Uppsala University, Disciplinary Domain of Humanities and Social Sciences, Faculty of Languages, Department of Linguistics and Philology.
    Towards a corpus-based syntax of the Arabic language. Review article2004In: Orientalia Suecana, ISSN 0078-6578, E-ISSN 2001-7324, Vol. 53, p. 165-185Article in journal (Refereed)
    Abstract [en]

    korpus, korpusbaserad grammatik

  • 62.
    Isaksson, Bo
    et al.
    Uppsala University, Disciplinary Domain of Humanities and Social Sciences, Faculty of Languages, Department of Linguistics and Philology.
    Lahdo, Ablahad
    Uppsala University, Disciplinary Domain of Humanities and Social Sciences, Faculty of Languages, Department of Linguistics and Philology.
    Review of Arabische Texte aus Kinderib, by Otto Jastrow2005In: Orientalia Suecana, ISSN 0078-6578, E-ISSN 2001-7324, Vol. 54, p. 222-223Article, book review (Other academic)
  • 63.
    Isaksson, Bo
    et al.
    Uppsala University, Disciplinary Domain of Humanities and Social Sciences, Faculty of Languages, Department of Asian and African Languages.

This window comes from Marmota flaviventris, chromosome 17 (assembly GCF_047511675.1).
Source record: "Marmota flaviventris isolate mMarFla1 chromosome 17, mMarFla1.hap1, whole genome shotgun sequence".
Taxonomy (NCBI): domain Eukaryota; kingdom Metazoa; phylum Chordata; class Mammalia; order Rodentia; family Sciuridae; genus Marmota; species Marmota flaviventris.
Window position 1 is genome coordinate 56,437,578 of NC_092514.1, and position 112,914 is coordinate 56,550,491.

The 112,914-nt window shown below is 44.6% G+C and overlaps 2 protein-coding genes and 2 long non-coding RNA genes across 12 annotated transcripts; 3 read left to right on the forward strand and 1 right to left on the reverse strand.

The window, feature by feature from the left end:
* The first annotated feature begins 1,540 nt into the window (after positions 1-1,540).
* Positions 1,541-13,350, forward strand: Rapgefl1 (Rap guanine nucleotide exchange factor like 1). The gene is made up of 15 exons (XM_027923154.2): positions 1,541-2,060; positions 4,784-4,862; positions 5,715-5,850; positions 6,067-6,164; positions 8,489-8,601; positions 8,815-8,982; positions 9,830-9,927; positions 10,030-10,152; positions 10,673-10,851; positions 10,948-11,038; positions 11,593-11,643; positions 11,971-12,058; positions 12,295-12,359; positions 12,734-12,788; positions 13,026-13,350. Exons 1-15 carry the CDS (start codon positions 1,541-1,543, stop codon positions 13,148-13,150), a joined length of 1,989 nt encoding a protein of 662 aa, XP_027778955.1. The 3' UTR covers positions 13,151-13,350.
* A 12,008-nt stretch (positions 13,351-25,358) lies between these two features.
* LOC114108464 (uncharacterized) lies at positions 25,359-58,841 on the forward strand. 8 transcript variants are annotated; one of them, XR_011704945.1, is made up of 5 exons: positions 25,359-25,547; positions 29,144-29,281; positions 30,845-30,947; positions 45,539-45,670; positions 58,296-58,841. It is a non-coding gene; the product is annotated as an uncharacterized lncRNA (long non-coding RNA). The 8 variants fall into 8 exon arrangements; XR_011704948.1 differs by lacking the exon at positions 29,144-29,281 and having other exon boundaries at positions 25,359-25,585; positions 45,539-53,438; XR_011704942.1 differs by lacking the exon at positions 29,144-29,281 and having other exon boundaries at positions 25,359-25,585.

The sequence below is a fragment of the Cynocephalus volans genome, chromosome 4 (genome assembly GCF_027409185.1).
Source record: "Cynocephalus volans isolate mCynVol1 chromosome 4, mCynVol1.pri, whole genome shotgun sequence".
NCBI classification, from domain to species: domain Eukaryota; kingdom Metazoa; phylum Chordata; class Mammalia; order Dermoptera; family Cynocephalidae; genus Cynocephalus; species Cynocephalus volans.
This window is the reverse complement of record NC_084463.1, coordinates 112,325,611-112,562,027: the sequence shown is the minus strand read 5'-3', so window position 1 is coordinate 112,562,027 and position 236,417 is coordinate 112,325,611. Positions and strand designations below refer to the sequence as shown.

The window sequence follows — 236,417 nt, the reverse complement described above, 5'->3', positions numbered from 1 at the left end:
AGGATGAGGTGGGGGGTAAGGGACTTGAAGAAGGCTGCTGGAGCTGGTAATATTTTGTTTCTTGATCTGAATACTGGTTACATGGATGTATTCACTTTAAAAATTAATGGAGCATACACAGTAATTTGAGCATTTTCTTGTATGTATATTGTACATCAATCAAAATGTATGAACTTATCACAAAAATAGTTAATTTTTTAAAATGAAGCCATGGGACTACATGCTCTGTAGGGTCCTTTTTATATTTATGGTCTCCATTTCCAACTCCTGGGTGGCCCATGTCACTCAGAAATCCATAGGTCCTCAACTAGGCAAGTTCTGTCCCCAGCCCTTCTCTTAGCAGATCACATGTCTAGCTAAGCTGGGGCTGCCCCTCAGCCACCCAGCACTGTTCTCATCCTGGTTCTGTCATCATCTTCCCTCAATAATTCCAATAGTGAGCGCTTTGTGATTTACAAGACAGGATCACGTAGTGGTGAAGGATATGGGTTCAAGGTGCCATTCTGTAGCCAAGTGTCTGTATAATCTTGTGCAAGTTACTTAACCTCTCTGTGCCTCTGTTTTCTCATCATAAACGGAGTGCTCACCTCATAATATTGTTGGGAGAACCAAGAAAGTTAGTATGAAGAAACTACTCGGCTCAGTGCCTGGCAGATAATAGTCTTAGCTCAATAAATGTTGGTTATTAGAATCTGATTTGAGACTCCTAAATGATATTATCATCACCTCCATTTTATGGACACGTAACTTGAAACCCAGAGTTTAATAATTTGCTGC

Riad, Eva
    Uppsala University, Disciplinary Domain of Humanities and Social Sciences, Faculty of Languages, Department of Asian and African Languages.
    Frithiof Rundgren’s Published Works 1986–1997: A Bibliography in Honour of Professor Frithiof Rundgren on the Occasion of his 75th Birthday the 25 December 19961996In: Orientalia Suecana, ISSN 0078-6578, E-ISSN 2001-7324, Vol. 45-46, p. 217-220Article in journal (Refereed)
  • 64.
    Jahani, Carina
    et al.
    Uppsala University, Disciplinary Domain of Humanities and Social Sciences, Faculty of Languages, Department of Linguistics and Philology.
    Barjasteh Delforooz, Behrooz
    Uppsala University, Disciplinary Domain of Humanities and Social Sciences, Faculty of Languages, Department of Linguistics and Philology.
    Axenov, Serge
    St. Petersburg, Russia.
    Nourzaei, Maryam
    University of Olum va Tahqiqat, Fars, Iran.
    Impersonal Constructions in Balochi2010In: Orientalia Suecana, ISSN 0078-6578, E-ISSN 2001-7324, Vol. 59, p. 168-181Article in journal (Refereed)
    Abstract [en]